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Chapter 1.

Introduction

improving existing designs. and use of data to make decisions. statistical techniques can be a powerful aid in designing new products and systems. . analysis. 5 Why Engineers Study Statistics? The eld of statistics deals with the collection. Because many aspects of engineering practice involve working with data. Specically. and improving production processes. obviously some knowledge of statistics is important to any engineer. solve problems. developing. presentation. and designing. and design products and processes.

healthcare. – Acquiring information from data • Areas of concern for analysis – How should we collect the data? – How much data is needed? – How should we summarize the data? – What decisions or generalizations are possible based on the observations from data? • Statistical reasoning and methods can help you become efficient at obtaining information and making useful conclusions . psychology. linguistics. a vital tool! – Research (discovery of knowledge). quantitative decision making. development. production (reliability). 6 Application of Statistics • Important foundation. etc. quality control. optimization.

how to collect it (3) Apply appropriate statistical methods to extract information from data (4) Interpret the information and draw conclusions . 7 Acquiring Information from Data • Four crucial steps in a typical collection process: (1) Set clearly defined goals for the investigation (2) Make a plan of what data to collect.

8 Modern Statistics • Originally – description of data (Descriptive Statistics) – What data to present – choice of graphs / table / chart.summarizes key observations from data collection – A numerical description • Migrate towards generalization from data (Statistical Inference) – Generalization based on a sample of data – Observations are partial. etc. e.g. information to include. reasonable. quality of product samples in prediction of overall product quality – Must proceed with caution – is the generalization logical. – Must be comprehensive -. conclusions must be general. format of display. justifiable .

motivate the development of statistical reasoning Steps for learning from data: • Define a clear statement of purpose – Avoid fuzzy concepts like “soft”.g. “some”. Determine whether a particular amount of additive can be found that will increase the tensile strength of plastic parts by at least 10 pounds per square inch – Determine the unit. 9 Learning from Data • Evaluation of actual information is essential for acquiring new knowledge. “hard”. “fairly large”. – be precise in quantification – E. population of units and the characteristic of measurement . etc.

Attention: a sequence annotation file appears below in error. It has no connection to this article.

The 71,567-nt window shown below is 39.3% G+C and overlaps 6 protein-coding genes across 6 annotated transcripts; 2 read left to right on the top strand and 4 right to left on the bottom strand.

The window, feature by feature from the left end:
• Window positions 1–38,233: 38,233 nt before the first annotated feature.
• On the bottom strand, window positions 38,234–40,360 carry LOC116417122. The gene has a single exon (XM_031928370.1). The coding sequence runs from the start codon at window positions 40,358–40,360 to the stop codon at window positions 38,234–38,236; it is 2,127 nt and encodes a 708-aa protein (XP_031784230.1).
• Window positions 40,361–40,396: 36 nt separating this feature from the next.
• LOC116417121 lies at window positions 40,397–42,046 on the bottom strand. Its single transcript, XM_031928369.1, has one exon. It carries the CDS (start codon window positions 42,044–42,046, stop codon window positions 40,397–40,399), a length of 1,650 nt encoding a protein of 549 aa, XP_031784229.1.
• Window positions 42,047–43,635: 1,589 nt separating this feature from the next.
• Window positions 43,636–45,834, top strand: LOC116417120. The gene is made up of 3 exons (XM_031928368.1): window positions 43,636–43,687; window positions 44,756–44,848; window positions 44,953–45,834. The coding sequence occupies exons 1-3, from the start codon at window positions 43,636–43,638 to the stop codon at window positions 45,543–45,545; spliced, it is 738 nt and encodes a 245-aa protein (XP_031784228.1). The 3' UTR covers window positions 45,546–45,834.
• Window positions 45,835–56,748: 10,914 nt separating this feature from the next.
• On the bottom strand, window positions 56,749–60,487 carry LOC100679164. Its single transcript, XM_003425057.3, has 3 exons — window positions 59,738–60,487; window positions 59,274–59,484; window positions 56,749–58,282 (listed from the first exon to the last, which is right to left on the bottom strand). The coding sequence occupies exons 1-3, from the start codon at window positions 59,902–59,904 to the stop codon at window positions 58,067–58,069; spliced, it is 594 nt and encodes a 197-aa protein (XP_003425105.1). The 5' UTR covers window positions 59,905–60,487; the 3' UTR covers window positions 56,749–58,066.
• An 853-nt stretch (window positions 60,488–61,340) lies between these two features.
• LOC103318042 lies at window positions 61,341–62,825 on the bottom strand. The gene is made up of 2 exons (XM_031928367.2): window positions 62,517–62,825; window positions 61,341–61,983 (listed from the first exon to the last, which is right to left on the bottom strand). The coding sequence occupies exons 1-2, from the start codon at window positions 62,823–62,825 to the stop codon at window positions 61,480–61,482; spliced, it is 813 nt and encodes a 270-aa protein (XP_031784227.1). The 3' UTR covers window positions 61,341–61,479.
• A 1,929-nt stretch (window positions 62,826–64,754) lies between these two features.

10 • Collect relevant data – Bear in mind you cannot collect the complete. exhaustive set of data – Carefully choose your experimental setup (there is countless experiments to run but you have limited time) – Work with partial information that helps you understand the big picture .

. Variable: The characteristic of interest for each unit in the population is called a variable if it can be expressed as a number. whose characteristics are of interest. usually an object or person. Statistical Population: A statistical population is the set of all measurements or record of some quality trait corresponding to each unit in the entire population of units about which information is sought. 11 Some Basic Denitions Unit: A single entity. Population of Units: The complete collection of units about which information is sought.

number of credits. and Variables: Population Unit VariablesCharacteristics All students student GPA. in school rightleft-handed All printed board type of defects. hiringnot hiring All books in book frequency of checkout. library replacement cost. repairs needed . currently enrolled hours of work per week. Units. number of defects. 12 Examples of Populations. circuit boards location of defects manufactured during a month All campus fast restaurant number of employees. food restaurants seating capacity. major.

Must be representative Must be large enough Must be relevant Selection of Samples: Caution! Self-selected samples | a bad practice May use randomization to avoid bias in sampling . 13 Sample: A sample from a statistical population is the subset of measure- ments that are actually collected in the course of an investigation.

14 Sample Selection – Case Study • Magazine featuring latest computer hardware/software wants to investigate the popularity (ownership) of specific new products • Enclosed a questionnaire or postcard in recent issues • Tabulate information from returned postcards and draw conclusions such as: – 40% of our readers have purchased software package P • Question: is this a good sample that is representative of the readers? .

It is the world that we would like to see. . The world of reality is the sample world. We hope that the characteristics of our sample reect well the characteristics of the population. 15 Remarks The ideal world is at the population level and is theoretical in nature. This is the level at which we really operate. That is. we treat our sample as a microcosm that mirrors the population.

. we begin the study of statistics by considering the basic concepts of probability. For this reason. 16 Relation Between Probability and Statistics The mathematics on which statistical methods rest is called probability theory.

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